Widal test relies on the demonstration of a rising titer of antibodies in paired samples 10 to 14 days apart. In typhoid fever, however, such a rise is not always demonstrable, even in blood culture-confirmed cases. In addition, interpreting the test has been such a problem that different cut-offs have been reported from different places which makes difficulty in patient management. Furthermore, the test has a low sensitivity, specificity and positive predictive value (PPV) [9-12] which may create over diagnosis of typhoid fever, patient dissatisfaction, inappropriate economic loss and drug resistance in particular.
In the developed nations, Widal test is no longer used as a diagnostic tool due to the low prevalence of typhoid, access to safe drinking water, better laboratory facilities to isolate the bacteria, and the low sensitivity and specificity of the Widal test . This is not the fact in developing countries including Ethiopia where Widal test is routinely used to diagnose typhoid fever; although, the diagnostic value of the test has been debated. Hence, reviewing articles across the world regarding the diagnostic value of Widal test is necessary.
Study design and data source
Systematic review of the published literature of observational studies was conducted. Original studies providing data on the diagnostic value of Widal test were identified through a computerized search using databases of Medline/PubMed, Google Scholar, HINARI (Health Inter Network Access to Research Initiative) and manual search with detailed search-strategy and cross-checking of reference lists. The search terms used to search the database were diagnostic value, sensitivity, specificity, positive predictive value (PPV) and negative predictive value (NPV) and test efficiency of Widal test. The data abstraction was performed from September, 2015-July, 2016.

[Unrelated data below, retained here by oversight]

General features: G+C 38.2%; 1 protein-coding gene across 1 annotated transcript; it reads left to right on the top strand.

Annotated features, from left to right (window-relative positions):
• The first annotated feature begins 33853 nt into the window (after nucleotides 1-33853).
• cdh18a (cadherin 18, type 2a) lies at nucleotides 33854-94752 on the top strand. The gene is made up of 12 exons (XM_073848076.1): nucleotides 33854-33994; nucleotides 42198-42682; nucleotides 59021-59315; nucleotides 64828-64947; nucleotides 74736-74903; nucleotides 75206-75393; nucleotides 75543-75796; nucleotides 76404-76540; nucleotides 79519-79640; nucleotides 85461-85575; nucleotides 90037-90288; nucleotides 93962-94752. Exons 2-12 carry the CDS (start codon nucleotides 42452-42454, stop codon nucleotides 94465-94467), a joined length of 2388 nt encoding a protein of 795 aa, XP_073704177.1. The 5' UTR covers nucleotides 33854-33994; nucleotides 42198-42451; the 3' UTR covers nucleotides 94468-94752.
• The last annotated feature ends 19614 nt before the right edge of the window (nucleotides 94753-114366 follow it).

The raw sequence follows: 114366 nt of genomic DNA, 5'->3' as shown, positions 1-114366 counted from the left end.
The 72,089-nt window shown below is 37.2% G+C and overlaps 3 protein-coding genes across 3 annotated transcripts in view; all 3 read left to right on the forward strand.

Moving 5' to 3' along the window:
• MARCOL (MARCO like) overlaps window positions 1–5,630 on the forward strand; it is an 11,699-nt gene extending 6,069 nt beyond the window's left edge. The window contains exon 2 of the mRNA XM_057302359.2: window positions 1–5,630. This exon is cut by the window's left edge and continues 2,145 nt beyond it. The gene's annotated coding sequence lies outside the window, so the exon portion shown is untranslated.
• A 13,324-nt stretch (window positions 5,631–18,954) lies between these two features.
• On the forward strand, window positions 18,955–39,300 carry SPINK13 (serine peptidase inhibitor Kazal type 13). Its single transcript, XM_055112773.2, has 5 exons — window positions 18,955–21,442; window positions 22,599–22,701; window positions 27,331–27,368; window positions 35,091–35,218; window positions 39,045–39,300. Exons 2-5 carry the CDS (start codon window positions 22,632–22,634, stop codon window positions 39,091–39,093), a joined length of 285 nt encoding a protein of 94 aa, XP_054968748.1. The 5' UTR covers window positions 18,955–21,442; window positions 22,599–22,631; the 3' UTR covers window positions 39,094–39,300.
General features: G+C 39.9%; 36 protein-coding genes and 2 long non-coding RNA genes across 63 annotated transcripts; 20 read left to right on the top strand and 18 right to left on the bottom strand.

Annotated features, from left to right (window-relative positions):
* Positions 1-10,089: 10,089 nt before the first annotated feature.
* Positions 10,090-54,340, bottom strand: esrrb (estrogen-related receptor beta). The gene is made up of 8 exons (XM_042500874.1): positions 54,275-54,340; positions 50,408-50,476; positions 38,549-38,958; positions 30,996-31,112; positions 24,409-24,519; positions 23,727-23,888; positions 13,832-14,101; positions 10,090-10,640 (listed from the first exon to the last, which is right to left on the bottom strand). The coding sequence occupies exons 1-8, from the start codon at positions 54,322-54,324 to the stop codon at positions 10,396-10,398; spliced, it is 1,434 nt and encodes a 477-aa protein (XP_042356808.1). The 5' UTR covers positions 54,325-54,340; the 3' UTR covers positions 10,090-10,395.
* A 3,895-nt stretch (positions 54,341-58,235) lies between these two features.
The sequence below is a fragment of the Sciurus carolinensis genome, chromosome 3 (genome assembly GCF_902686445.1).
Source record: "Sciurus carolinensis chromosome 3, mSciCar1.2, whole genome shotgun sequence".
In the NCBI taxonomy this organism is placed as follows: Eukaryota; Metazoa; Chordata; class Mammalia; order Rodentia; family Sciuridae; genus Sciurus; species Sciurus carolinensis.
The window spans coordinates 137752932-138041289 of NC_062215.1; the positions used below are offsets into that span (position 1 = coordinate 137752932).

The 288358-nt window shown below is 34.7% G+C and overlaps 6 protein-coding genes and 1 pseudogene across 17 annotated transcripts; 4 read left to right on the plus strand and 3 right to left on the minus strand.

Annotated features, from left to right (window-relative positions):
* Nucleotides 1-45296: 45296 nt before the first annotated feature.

A systematic review was made on observational studies which were reported on the diagnostic value of Widal test in diagnosing typhoid fever. Eligibility criteria for articles to be included in the review were articles presenting data on the sensitivity, specificity, PPV and NPV of Widal test compared to other tests independent of study design and without restriction of publication date. Reports of original studies and review articles written in English language were considered. Studies available only in abstract form, unpublished theses, dissertations and articles with sample size of less than 60 were also excluded (Figure 1).
Methodological quality assessment
Using culture method as a gold standard, sample size and use of right statistical measurement to assess the diagnostic performance of Widal test were noted as quality of indicators. All assessments were entered into pre-formatted standardized data extraction forms. Studies were assessed for quality and studies fulfilling 75% of quality assessment parameters were included for analysis. High quality studies were: studies that reported outcomes on at least 50 samples, cross-sectional studies and surveillances whose response rate were greater than 80% and used culture as a gold standard.